Scarlett: The Sequel to Margaret Mitchell's Gone with the Wind

Scarlett: The Sequel to Margaret Mitchell's Gone with the Wind

by Alexandra Ripley

Paperback(Reprint)

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Product Details

ISBN-13: 9780446502375
Publisher: Grand Central Publishing
Publication date: 09/26/2007
Edition description: Reprint
Pages: 832
Sales rank: 54,068
Product dimensions: 5.20(w) x 7.90(h) x 1.60(d)

About the Author

Alexandra Ripley, the writer chosen by the Margret Mitchell estate to write this sequel, was born and bred in the South and is the author of three bestsellers: Charleston, On Leaving Charleston,and New Orleans Legacy.

Table of Contents

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Scarlett: The Sequel to Margaret Mitchell's Gone With the Wind 3.8 out of 5 based on 0 ratings. 271 reviews.
historicalfictionsac More than 1 year ago
After reading Gone with the Wind, I was curious about Scarlett. I was a little leary about it though,seeing that it was a sequel written by another author. But it picked up right where Gone with the Wind left off and I was immediately swept up into it, I could hardly put it down. I absolutely and highly recommend it!
Anonymous More than 1 year ago
Gone With the Wind, one of the greatest books ever, leaves us hanging. What happens to Rhett and Scarlett? Although not quite the same as Margaret Mitchell's book, I absolutely loved Scarlett. We are sent on so many new adventures with Scarlett as she first tries to make Rhett love her again, and we are introduced to Scarlett's family in Ireland as she makes a new start for herself and her daughter, Cat. This book had me on the edge of my seat, waiting to see what would happen and wondering "is there any hope left for Rhett and Scarlett"? A wonderful conclusion to Margaret Mitchell's classic and a must-read for any true GWTW lover!
Guest More than 1 year ago
I approached this book with a mixture of fascination and caution. A sequel to a beloved novel, written many years later by a different author, can be downright dangerous to one's memory of the original. The proof is always in the reading, though and in this case, the estate of Margaret Mitchell made a resoundingly fine call in choosing Alexandra Ripley to write the sequel to Gone With the Wind. I hated finishing this one, because I didn't want to leave the characters and their world after reading its final paragraph. Ripley's Scarlett O'Hara is true to the character Mitchell created, but she does what the original Scarlett didn't have time (even in Gone With the Wind's vast scope) to do. She grows up. The selfish girl who never did learn the meaning of love does that at last, in the course of a multidecade journey that takes her from Atlanta back to Tara - to Charleston, the home of her estranged husband, Rhett Butler - to Savannah, where her mismatched parents married and their families still live - and on to Ireland's County Meath. Author Ripley understands what makes a woman like Scarlett tick, and leads her (sometimes gently, sometimes not!) through a journey of self-discovery that plays out against colorful real-world events. I'm no fan of bodice-ripping romances, but this isn't one. It's historical fiction with a strong woman at its center. My only criticism is an annoying tendency on Ripley's part to put suspiciously modern-sounding dialog into her characters' mouths. In every other respect, this sequel strikes all the right notes.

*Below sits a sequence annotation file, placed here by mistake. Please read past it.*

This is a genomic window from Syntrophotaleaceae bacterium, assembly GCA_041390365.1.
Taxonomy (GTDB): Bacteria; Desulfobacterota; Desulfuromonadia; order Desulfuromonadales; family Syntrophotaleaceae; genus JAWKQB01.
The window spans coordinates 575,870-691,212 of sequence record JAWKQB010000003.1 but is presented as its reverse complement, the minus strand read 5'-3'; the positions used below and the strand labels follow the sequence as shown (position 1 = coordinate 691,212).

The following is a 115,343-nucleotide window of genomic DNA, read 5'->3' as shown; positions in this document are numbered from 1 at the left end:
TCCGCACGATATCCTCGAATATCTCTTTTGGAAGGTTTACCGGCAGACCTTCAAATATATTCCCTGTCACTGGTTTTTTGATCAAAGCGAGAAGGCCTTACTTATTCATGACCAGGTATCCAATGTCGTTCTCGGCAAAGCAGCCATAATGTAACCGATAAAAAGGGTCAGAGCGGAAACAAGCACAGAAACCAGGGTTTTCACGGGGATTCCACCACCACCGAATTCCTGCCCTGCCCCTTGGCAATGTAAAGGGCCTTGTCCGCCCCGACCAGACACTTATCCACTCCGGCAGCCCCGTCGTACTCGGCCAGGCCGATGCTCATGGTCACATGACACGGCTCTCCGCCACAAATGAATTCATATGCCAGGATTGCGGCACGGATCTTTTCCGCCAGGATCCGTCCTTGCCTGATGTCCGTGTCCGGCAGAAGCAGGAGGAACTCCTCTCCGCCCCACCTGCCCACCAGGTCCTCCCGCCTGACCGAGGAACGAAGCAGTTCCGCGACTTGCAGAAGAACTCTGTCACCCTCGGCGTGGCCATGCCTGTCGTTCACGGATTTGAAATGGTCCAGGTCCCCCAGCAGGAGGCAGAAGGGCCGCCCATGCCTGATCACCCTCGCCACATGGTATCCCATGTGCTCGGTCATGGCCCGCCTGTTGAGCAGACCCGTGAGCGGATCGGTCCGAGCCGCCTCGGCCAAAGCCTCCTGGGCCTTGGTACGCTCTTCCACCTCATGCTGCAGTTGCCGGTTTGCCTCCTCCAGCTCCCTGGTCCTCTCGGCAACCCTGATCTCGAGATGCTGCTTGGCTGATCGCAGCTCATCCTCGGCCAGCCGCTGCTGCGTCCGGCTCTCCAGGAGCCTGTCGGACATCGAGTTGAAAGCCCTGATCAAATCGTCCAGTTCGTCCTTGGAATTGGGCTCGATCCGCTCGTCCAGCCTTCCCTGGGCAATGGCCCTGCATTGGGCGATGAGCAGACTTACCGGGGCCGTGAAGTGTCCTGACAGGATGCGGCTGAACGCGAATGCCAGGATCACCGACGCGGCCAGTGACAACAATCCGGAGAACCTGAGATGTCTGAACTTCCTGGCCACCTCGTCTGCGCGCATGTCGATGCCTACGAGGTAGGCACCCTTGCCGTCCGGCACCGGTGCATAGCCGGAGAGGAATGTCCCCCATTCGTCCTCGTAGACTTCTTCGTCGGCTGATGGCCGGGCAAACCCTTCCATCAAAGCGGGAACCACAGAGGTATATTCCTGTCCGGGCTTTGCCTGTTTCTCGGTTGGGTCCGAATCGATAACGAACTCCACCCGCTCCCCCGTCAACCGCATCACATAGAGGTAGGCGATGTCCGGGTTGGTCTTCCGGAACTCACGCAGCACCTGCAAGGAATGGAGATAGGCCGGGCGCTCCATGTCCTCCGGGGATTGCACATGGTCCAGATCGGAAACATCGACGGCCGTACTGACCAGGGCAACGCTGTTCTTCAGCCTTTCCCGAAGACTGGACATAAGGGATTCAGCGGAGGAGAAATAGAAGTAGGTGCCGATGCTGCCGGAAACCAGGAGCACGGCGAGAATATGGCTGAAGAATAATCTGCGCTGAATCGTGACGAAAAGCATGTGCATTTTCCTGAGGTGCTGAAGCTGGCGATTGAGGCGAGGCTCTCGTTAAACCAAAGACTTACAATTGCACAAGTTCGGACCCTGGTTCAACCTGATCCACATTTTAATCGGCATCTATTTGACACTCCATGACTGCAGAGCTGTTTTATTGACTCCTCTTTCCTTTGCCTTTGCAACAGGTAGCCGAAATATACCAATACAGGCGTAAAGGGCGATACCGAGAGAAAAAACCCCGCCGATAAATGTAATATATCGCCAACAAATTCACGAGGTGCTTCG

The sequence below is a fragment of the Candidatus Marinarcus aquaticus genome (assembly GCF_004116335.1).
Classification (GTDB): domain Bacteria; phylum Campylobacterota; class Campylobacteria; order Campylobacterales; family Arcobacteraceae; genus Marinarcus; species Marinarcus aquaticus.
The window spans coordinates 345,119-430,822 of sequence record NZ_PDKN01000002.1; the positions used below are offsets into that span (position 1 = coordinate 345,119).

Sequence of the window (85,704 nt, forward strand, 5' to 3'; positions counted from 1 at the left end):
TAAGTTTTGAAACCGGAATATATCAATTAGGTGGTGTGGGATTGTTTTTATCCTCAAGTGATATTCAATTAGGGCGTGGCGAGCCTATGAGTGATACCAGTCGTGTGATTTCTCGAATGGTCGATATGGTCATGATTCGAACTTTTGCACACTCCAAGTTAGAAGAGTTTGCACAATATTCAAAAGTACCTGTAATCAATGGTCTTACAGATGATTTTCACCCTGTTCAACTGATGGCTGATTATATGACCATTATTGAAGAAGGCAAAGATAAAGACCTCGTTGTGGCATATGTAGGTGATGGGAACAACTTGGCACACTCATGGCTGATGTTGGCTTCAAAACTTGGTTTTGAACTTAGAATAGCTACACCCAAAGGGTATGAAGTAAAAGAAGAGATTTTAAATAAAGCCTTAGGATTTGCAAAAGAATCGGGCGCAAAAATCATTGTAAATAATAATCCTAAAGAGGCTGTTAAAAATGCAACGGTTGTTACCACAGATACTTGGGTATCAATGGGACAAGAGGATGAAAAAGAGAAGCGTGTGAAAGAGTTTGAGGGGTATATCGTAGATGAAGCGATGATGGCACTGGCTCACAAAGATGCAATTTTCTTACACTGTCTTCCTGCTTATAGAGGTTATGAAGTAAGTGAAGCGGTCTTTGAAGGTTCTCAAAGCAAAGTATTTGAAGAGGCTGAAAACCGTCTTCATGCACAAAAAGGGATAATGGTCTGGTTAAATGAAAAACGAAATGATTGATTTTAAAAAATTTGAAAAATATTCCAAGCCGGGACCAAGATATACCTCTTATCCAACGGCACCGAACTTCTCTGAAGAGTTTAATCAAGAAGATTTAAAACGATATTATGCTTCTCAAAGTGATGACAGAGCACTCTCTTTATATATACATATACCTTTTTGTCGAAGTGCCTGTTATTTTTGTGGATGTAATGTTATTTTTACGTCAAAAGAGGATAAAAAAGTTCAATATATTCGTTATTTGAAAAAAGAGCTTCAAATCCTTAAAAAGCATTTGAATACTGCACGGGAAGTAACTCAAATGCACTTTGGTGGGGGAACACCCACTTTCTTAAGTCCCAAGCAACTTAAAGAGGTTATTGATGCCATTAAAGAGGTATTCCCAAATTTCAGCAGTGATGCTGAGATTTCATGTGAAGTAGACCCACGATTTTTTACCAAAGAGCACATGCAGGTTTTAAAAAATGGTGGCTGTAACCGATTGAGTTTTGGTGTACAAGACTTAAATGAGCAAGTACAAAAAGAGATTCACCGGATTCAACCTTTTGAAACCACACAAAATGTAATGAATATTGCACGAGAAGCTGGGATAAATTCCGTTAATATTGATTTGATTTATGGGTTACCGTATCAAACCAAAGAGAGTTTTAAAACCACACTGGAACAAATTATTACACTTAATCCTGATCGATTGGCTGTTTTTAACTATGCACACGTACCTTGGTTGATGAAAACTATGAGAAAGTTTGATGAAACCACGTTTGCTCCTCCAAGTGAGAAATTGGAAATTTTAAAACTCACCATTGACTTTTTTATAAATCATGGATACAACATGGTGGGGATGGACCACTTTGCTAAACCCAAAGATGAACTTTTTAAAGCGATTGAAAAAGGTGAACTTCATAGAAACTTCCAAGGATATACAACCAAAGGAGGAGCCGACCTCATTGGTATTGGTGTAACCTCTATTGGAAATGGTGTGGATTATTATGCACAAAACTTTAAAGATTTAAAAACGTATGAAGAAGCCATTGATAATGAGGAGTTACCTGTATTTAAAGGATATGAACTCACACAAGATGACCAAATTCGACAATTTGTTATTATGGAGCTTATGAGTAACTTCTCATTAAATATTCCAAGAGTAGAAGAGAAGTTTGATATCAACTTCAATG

PG_Watson More than 1 year ago
I loved Gone With the Wind - adored it. The movie, although it is a legend seemed so shallow in reference to the characters, Clark Gable as Rhett never did it for me, he was to delicate, no scoundrel. Just a note - this is not a book about Scarlett and Rhett although he is in some of it - he is out of the plot, though not out of Scarlett's thoughts for most of the book- this is a book about Scarlett. A girl who lost all of her ideals in a war who has to "find herself" as a woman - without a man. I think the problem is that people who read the first book liked Scarlett as a narcissist - she was young and immature but needed that narcissism to survive - as Margaret Mitchell put it "gumption". But what happens when you have enough , when the "fight" is over, you have arrived, you are an adult, can you be happy? Does the "gumption" just leave? What you do with that need, and what happens when you look outside of yourself? Also - when the man is gone? This is what happens to Scarlett. She has to face her consequences like any youth, attempts to live now as an adult they way she was raised, and then her gumption takes her everywhere to find her niche. In my opinion it is truly amazing - yes the plot is a little dramatic every now and then but please also remember that this was also done with Mitchell's notes too. I highly recommend this book for anyone that loved Scarlett in the first, not necessarily Scarlett and Rhett, but Scarlett O'hara - the daughter of an Irish Immigrant who was raised to be a lady on a plantation.
pinkgator More than 1 year ago
After re-reading GWTW recently, I also read Scarlett. I was very pleased with the beginning as Alexandra Ripley begins the story right where the original left off. However, as the story progresses it goes toward a very different and unexpected direction. I enjoyed the book, liked the author's evolution of Scarlett's character, and overall felt like it was a good read. For anyone curious about this book, I would recommend it. I know that I will read GWTW over and over-I doubt I'll re-read Scarlett.
SassyMorena More than 1 year ago
I really enjoyed this book. You have to remember it's a different author writing so expect a difference. Scarlett is also a women now and it's about her maturing. I could read this over and over. It's a good story and good ending to the pair Rhett and Scarlett.
Anonymous More than 1 year ago
I grew up LOVING the movie 'Gone With The Wind' (GWTW). Next, I read 'Scarlett' several times when I got it, probably twenty years ago, and read the GWTW book right after. I wish I never watched 'Scarlett' the mini series. If I compared all four, I'd give the original GWTW book/movie an A+, 'Scarlett' book an A-/B+, and 'Scarlett' the mini series a D. I'm looking forward to rereading both books again now that I can read them on my nook. =)
Anonymous More than 1 year ago
I thought that this book was okay; Scarlett and Rhett got their happy ending and all that jazz but of course, the sequel doesn't exactly live up to GWTW standards and reputation. What GWTW sequel ever could? But all in all, I thought that this was a decent attempt.